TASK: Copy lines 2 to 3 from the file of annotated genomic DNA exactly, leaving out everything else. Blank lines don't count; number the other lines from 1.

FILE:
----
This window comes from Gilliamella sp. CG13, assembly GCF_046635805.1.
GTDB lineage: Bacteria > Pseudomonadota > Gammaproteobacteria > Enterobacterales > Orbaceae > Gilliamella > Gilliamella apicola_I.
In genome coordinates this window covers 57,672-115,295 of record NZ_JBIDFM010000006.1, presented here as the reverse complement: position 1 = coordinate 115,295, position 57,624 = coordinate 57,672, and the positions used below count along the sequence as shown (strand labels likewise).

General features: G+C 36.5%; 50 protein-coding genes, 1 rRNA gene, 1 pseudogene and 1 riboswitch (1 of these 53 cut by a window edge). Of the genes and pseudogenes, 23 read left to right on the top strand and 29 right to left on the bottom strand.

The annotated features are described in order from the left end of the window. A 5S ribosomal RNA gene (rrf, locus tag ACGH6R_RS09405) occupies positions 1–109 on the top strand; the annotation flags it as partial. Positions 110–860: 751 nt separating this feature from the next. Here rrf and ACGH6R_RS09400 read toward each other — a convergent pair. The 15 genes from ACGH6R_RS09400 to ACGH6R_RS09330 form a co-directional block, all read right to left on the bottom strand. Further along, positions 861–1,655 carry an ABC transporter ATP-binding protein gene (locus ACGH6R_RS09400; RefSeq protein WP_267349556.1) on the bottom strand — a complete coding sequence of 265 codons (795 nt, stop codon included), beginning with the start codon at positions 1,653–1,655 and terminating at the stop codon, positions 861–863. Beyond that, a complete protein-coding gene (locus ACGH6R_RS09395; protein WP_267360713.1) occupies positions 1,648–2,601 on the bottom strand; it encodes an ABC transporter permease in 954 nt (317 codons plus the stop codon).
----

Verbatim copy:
GTDB lineage: Bacteria > Pseudomonadota > Gammaproteobacteria > Enterobacterales > Orbaceae > Gilliamella > Gilliamella apicola_I.
In genome coordinates this window covers 57,672-115,295 of record NZ_JBIDFM010000006.1, presented here as the reverse complement: position 1 = coordinate 115,295, position 57,624 = coordinate 57,672, and the positions used below count along the sequence as shown (strand labels likewise).